Rendered Speechless in Machu Picchu

Awesome. Breathtaking. Spectacular. Those words and others came immediately to mind as I caught my first glimpse of Machu Picchu, right before my very eyes.


But after two days of visiting the site, those words seem small and contrived. I still don’t know how to describe the feeling of standing among the glorious ruins of this lost Inca city. Located at an elevation of more than 8,000 feet on the side of a mountain in the middle of the cloud forest, I couldn’t help but wonder what it would have been like to live in such a place 550 years ago.


Would any of my children have been selected to serve as noble priests or priestesses, living apart from me and eventually “offered” (that less violent-sounding euphemism for sacrificed) to the gods – poison being the preferred method in order to send the gods an intact and pure body – if lesser offerings like crops, guinea pigs or llamas failed to appease them?  Or would my kin and I have been simple common folk or farmers working the agricultural terraces?  The population of the city at its height was estimated to be 1,000 people and 20,000-30,000 non-resident day workers. What an enormous amount of effort to build and maintain a town in such an isolated place, especially when it was abandoned for some unknown reason (theories include illness or war) after less than 100 years.


As I contemplated the site, which was shrouded in clouds, I also started to think about the religious architecture in Europe at the same time, when the mid-15th century signified the end of the Middle Ages and the beginning of the Renaissance. Across the Atlantic Ocean, master builders perfected the construction of towering Gothic cathedrals in reverence of their Catholic god, while the Incas used a much different kind of engineering, to build temples in reverence of their gods.  Yet the stark differences in the two civilizations’ architectural styles belie the complexity inherent in each.

The European style arguably was more visibly sophisticated. Flying buttresses to support roofs made of stone, stained glass windows, pointed arches, ribbed vaults…the list goes on.  But other than the sunlight pouring through the windows, which provided the cathedrals an other-worldly glow, nature really played no role in the architectural choices that were made.

Church of St. Maclou in France, mid-1400s
Church of St. Maclou in France, mid-1400s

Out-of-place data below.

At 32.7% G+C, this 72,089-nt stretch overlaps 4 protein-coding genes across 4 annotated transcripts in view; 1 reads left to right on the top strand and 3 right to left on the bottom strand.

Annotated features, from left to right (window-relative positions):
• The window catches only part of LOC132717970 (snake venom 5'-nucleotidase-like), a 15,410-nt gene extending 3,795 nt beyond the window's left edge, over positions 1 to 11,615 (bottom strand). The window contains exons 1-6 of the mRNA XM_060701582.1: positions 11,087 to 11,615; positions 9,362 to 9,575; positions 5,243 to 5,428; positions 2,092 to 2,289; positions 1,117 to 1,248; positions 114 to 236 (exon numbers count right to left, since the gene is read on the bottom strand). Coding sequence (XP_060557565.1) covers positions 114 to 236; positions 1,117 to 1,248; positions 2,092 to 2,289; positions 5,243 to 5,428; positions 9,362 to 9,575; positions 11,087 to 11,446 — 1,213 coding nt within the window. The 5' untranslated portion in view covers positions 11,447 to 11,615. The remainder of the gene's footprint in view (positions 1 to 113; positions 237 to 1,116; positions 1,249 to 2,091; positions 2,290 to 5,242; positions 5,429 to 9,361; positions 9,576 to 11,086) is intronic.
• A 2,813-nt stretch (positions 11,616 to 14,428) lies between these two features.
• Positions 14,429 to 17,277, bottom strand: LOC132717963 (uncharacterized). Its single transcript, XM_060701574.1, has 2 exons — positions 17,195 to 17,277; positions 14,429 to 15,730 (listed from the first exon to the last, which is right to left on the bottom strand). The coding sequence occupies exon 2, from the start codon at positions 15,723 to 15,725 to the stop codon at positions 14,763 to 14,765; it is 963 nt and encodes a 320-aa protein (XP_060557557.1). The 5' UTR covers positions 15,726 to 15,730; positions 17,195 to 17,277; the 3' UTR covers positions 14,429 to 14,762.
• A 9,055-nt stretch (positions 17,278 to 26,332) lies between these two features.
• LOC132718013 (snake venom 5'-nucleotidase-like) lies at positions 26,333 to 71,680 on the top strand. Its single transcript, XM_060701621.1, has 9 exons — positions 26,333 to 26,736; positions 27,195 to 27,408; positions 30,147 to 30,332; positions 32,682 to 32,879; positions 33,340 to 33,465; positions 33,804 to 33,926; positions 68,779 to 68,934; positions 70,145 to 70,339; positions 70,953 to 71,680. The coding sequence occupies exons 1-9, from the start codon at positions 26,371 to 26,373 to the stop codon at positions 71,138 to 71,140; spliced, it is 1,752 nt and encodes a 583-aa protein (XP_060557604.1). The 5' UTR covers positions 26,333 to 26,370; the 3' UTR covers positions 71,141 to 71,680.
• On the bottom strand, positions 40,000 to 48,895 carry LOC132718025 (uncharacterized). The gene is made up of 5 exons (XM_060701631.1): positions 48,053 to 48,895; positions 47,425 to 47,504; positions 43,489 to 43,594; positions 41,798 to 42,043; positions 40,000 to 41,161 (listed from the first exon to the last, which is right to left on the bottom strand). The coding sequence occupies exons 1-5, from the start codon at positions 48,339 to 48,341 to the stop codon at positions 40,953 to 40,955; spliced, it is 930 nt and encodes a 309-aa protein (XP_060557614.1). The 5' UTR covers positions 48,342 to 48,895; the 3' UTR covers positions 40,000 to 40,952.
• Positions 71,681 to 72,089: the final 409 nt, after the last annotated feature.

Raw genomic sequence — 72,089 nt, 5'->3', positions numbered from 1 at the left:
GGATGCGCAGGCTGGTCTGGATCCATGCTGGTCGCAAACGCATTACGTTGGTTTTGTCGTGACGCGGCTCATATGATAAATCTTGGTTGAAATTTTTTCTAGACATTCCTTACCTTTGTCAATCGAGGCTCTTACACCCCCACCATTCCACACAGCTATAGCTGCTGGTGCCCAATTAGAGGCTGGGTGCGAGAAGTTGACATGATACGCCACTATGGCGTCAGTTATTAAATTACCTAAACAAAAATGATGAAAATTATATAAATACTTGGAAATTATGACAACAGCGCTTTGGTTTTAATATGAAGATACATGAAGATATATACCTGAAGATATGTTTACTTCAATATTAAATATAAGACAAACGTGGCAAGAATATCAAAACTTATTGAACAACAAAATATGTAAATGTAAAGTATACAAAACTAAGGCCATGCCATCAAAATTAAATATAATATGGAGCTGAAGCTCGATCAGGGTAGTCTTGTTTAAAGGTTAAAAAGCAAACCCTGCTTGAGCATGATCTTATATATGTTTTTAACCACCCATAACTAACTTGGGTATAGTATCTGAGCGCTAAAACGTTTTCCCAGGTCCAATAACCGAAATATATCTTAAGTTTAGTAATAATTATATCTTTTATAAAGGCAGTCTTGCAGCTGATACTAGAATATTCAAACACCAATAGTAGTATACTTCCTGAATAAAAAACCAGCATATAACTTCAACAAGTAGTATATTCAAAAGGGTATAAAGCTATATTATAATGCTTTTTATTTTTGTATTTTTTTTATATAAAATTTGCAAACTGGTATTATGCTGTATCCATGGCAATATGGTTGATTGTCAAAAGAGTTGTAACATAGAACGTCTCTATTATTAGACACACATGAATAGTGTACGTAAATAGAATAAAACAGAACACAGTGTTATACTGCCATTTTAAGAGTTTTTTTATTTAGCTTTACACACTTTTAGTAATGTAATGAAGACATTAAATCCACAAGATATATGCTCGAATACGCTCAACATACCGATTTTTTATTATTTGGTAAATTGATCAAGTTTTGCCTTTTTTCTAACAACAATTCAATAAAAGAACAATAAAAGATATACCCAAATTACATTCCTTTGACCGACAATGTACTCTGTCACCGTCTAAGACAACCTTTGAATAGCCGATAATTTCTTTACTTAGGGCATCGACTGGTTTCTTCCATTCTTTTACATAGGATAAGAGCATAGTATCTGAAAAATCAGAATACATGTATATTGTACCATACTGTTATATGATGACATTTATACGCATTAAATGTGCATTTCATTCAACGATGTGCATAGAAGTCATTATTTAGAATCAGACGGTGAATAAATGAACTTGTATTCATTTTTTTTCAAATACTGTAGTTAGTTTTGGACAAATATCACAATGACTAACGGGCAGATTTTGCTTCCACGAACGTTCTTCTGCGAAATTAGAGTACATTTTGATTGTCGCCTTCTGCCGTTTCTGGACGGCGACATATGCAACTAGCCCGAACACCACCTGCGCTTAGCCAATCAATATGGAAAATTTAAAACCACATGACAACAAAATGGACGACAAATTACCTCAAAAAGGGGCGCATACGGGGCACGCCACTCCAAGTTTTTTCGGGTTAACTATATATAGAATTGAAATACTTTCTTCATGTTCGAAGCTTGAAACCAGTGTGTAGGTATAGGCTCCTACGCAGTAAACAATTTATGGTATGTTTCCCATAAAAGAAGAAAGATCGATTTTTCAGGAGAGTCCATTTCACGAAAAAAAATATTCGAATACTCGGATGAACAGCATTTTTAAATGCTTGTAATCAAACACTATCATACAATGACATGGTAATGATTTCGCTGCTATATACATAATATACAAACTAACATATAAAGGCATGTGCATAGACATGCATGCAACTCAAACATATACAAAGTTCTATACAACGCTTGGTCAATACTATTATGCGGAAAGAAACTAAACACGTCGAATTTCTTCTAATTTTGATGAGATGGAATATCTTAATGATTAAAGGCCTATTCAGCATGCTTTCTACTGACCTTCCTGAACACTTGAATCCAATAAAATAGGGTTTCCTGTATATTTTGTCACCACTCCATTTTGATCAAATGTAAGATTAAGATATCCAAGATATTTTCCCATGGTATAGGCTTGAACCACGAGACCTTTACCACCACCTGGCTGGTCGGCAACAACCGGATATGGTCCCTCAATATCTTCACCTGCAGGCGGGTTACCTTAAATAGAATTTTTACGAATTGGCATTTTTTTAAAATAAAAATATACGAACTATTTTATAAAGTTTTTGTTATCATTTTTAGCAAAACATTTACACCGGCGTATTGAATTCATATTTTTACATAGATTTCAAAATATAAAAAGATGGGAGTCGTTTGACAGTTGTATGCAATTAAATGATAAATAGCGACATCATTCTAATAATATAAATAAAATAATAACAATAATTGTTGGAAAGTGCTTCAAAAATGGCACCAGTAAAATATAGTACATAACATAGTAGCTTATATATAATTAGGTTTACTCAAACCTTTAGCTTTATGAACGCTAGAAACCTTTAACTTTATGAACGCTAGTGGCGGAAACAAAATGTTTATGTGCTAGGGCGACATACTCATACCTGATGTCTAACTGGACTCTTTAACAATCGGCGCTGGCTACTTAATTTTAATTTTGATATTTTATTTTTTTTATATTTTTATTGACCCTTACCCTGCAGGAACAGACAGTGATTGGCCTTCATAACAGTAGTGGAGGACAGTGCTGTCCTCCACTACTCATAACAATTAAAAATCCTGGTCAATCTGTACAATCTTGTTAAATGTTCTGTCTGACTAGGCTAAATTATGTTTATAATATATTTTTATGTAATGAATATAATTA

On the other hand, there’s a primitivism to the Inca architecture that I find incredibly fascinating. Their construction methods were deceptively simple – a lot of really heavy stones that miraculously fit together to construct agricultural terraces, and buildings like houses, palaces, temples and storage rooms. But when you think about how, being an illiterate people, books could not have guided them, how gigantic stones were transported across valleys and mountains without any wheeled vehicles (although at Machu Picchu, unlike other sites like Ollantaytambo, they were fortunately able to quarry on-site), and how they integrated their knowledge of nature, such as the position of the sun and moon, altitude and the flow of water, into their architectural designs so that they could properly worship and pay homage to their gods, you can’t help but look at Machu Picchu and other Inca sites and feel like they really should have been able to defeat the Spaniards and rule for centuries more.


As I climbed the Inca Trail (they built over 20,000 miles of roads throughout their short-lived empire, which were actually paved with stone) up to Inti Punku (the Sun Gate), which served as the main entrance to the city of Machu Picchu for travelers arriving from Cusco, I also wondered what people living then would have thought when their eyes settled on the site for the first time. Would they have been as impressed as we are today with the effort it must have taken to build this city into the side of a mountain or would they have taken the incredible feat for granted?


This is all to say that Machu Picchu requires more than a few overused adjectives to appreciate in full. At one point during our tour, our excellent guide, Jaime, asked us to stop taking pictures and pause for a couple of minutes to contemplate the uniqueness of our surroundings. As I drowned out the background noise of other tourists, listened to the birds chirping in the trees and the Urubamba River coursing 2,000 feet below, and admired the lush landscape of the mountains cradling the site, I couldn’t help but feel an overwhelming sense of peace, tranquility and happiness. And an enormous sense of gratitude that I was able to experience first-hand the majesty of this place.


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